Huffington wanted to explore this less-than-stellar track record further and made a phone-call to Pfizer. She writes ‘I was transferred to the company's Department of Corporate Reputation. I kid you not, that's what it's called. When I asked about obtaining a copy of some of its ads, I was told this wouldn't be possible because of my "tight deadline." I guess 36 hours wasn't enough time for anyone to fax me the script of a 30-second ad that seems to air every 60 seconds. I understand -- I'd also be embarrassed if my ads overstated product effectiveness or contained the hyperdefensive tag line "We have fathers, sisters and best friends, too." Some of those best friends are apparently employed at the FDA. And why not -- it's easy to bond with government officials who are ignoring warnings from their own medical specialists and issuing toothless scoldings to the industry.’[28]


George Bush’s victory is good news for the industry, but bad news for the fight against Aids. It’s likely that Bush will reverse the minimalist concessions made by Clinton to poorer countries slightly enlarging their access to medicines. Los Angeles Times reports that ‘Bush (in his function as Texas governor) has failed in the fight against HIV/Aids. Texas has the fourth-highest number of Aids cases in the US and Bush has never publicly said the word Aids after five years in office…the entire Aids organizational infrastructure is war weary and alarmed that Bush has not addressed Aids publicly as a social, policy or health issue in his 60 months as governor.’[29] The pharma industry has seemingly found a good partner in Bush in their efforts to keep poorer countries from producing or importing relatively cheap, generic medicines.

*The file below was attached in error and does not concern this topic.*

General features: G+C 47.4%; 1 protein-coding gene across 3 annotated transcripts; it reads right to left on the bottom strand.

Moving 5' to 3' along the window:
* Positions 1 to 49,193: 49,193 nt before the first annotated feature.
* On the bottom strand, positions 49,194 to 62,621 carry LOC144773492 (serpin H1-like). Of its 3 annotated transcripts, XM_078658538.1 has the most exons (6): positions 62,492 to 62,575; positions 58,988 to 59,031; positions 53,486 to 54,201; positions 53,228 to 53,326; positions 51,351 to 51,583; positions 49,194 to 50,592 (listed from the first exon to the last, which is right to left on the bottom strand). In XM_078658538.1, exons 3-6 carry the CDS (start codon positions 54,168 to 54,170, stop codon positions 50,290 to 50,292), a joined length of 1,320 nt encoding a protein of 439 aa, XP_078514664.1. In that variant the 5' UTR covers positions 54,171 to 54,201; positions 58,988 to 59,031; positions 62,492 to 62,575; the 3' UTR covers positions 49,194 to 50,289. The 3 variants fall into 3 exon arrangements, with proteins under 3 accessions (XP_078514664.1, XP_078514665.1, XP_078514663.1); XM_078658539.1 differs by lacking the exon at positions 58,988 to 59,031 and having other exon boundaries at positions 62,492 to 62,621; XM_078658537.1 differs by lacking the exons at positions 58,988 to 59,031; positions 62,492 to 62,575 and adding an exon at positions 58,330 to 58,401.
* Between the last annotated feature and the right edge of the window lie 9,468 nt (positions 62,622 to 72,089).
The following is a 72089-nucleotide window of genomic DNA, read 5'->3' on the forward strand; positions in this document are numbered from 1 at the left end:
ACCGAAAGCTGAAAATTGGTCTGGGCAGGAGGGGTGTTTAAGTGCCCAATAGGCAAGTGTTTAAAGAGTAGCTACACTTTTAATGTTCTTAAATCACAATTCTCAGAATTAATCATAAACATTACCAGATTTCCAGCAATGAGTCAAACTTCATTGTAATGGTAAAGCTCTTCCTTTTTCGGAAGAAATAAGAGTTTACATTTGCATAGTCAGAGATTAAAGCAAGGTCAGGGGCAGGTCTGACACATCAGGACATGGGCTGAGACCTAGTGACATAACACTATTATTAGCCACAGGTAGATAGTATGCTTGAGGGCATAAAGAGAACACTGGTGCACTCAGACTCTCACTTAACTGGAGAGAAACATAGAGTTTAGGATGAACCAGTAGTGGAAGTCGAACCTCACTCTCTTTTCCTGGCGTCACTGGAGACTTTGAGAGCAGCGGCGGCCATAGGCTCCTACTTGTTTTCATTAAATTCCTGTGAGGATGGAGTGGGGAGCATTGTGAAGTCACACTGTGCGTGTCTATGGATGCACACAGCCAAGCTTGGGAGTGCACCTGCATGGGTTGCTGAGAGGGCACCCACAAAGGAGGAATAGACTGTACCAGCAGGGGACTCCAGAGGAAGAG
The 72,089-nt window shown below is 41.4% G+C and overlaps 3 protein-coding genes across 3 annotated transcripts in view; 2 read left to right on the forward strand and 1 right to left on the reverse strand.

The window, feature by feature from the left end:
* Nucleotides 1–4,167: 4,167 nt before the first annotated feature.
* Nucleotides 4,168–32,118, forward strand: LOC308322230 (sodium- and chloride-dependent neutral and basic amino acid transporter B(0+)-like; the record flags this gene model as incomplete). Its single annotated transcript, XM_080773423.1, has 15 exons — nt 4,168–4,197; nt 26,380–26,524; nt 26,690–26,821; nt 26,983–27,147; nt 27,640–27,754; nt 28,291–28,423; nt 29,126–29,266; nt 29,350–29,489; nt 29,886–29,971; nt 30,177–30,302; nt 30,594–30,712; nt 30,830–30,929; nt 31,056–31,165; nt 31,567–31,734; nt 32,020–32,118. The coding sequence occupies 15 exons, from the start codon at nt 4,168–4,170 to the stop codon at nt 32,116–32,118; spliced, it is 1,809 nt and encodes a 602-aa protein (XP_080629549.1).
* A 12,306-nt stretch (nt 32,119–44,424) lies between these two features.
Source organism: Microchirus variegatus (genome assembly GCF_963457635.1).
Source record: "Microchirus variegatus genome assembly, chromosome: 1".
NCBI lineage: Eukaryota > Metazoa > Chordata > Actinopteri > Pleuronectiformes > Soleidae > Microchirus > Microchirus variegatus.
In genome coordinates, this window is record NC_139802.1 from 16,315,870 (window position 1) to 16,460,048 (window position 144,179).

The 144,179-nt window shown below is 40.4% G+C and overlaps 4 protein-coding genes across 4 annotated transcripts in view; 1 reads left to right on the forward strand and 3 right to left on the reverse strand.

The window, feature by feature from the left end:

(Mis)using public funds

The US government has shown many times how it backs up its pharmaceutical industry at the cost of ordinary people the world over, including its own citizens. In September 1999 the US government decided to grant US pharmaceutical corporations the patent rights over drugs invented with public funds –six HIV/Aids drugs, as well as anti-malarial treatments and other medicines of vital interest to developing countries. The government had the right to use the drugs in public health initiatives, but chose to protect the commercial interests of its industry instead.

Amusement Park

Another example of denial of public interests and misuse of public money involves the funding of the Pfizer Business Park by a consortium of Health Maintenance Organizations (HMOs) and governmental agencies. The Business Park, named Pfizer World, will be build soon and cost 12 billion dollars (£8,184 billion)! The Park will serve as a vehicle to introduce and promote new drugs to the public. Attorney general John Ashcroft and vice-president Dick Cheney were among the notables present when Pfizer announced the building of the business park. Despite the visible presence of the Bush administration, government officials and politicians were surprisingly tight-lipped. "My only comment on the issue is that both the president and I support any endeavor to teach young people about capitalism…wait…I mean about health", Cheney remarked as he was hurried into the president helicopter. The myth of governments making decisions in the public interest is once again discredited [30].